The Origin of RewardMore from Struggle to Triumph
Unlike many tech startups that originated from an idea, RewardMore was born from necessity, the mother of all invention. I had a brick and mortar business that was struggling. We could bring in new clients, but the cost was so expensive that if we didn’t find a way to get them back, we were going to have to shut down.
I opened a float spa in 2006 in the heart of San Francisco. It may not seem that long ago, but it was before social media, which has changed everything about business. Print advertising was expensive and didn’t work very well so I turned to guerrilla marketing and took to the streets leaving hangers on every door I could find. Being San Francisco, you can imagine the number of stairs I had to climb. It was a grind, to say the least.
My Focus on Customer Retention
I offered memberships and packages to try to get our clients to come back, which worked for some, but many just didn’t want to pay money up front. This was especially true for daily dealers who came in at half off. They expected to get half off every visit, which I discovered was the norm, according to the psychology of pricing. We needed a retention program for the clients who didn’t want to prepay, and for us, this was most of them.
I turned my attention to loyalty and reward programs. They seemed to be the only marketing program that would help us retain our clients who weren’t willing to pay in advance. I was skeptical because, as a customer myself, I did not like the concept of saving points. I felt like I earned my reward when I bought something, I didn’t understand why I had to earn it twice by saving up points too. Furthermore, these programs always seemed gimmicky. The companies that offered them were really just tracking my purchases for their own needs, and the rewards I finally did earn were insulting. I rarely felt rewarded for my loyalty.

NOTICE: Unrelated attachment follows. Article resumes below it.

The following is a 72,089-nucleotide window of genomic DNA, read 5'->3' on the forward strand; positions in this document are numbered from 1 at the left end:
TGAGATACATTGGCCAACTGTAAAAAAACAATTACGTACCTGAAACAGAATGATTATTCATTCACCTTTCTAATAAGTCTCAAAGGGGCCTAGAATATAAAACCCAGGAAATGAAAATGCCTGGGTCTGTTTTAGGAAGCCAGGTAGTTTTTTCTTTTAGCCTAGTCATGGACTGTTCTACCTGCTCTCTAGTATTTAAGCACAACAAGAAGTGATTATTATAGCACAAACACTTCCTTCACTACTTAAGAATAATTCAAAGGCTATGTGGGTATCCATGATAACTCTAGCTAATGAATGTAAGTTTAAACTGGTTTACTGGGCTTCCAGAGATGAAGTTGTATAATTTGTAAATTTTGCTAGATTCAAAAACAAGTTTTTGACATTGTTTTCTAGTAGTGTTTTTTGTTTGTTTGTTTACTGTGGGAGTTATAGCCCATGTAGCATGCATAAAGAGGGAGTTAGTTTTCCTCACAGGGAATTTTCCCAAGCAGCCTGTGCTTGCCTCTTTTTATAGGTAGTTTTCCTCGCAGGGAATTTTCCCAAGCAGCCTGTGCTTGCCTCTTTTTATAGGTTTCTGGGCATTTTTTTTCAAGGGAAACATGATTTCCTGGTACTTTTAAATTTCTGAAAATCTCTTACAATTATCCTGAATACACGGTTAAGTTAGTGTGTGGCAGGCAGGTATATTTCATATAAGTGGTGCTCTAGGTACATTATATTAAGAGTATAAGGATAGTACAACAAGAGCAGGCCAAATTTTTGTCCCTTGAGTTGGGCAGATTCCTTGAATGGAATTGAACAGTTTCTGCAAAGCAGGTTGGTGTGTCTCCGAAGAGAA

Eventually, I did sign up with a popular loyalty company to give it my due diligence, and am glad I did. Not because it was successful, as it wasn’t. It did, however, help me to see what was wrong with the concept.
The Issue With Existing Loyalty Reward Programs
This is what I found. Points work fine for low cost items people use regularly, like coffee & donuts, but did not work for my business, a service-based business, because rewards took too long to earn. We charged $75 for floats and the average repeat visit was about 7 weeks. This meant if we gave a free float for every 5 floats a client purchased, it would take more than 6 months to earn their reward. If, during that time, our competitor ran a daily deal, our clients would opt for the immediate discount. I then decided I needed to figure out a more effective way.
I mentioned I opened a float spa. One really cool thing about floating is, in the absence of gravity, sight, sound, and temperature, one has tremendous ability to problem solve. The float environment increases creativity dramatically, so I put myself in a tank, floating in the darkness for hours to find a solution.
It came to me when I started thinking about the nature of my business. I realized that services didn’t cost very much when they were used, but it cost us everything when they weren’t. The unused time on our scheduler was lost revenues so filling it up was a priority. That was when I discovered the time-based approach to rewards.
How I Changed Customer Retention Forever
I could simply give a discount when they came in by the time I wanted, which was 30 days. If they came by that time, they leveled up and earned a discount. If they missed that time, they leveled down to a smaller discount. We then sent them reminders of the date and discount and provided a link for easy booking.
This approach did so much more than the points system could. It allowed us to give a reward with each visit, and also it compelled our clients to come in sooner, which was great for filling up our scheduler. They were happier, I was happier, and my business was healthier.
I ran this program for a couple years and was really impressed by how well it worked. The average return visit dropped from 7 weeks to 5 weeks. The scheduler filled up and our revenues increased. We even had to raise our rates to create more space.
I then shared it with a couple other float spas and their feedback was encouraging. All of them liked the program and said it was helping them get more repeat visits. At this time, I was also consulting with new float spa owners, helping them open. One of my associates, and now partner, Tabitha, better known as Tabbs, heard me talk about the time-based reward program and its success and urged me to start a company. RewardMore was born.
RewardMore exists because the service industry needs a time-based approach to rewards that reflects the time urgent nature of our businesses. We hope we can help you achieve your dreams.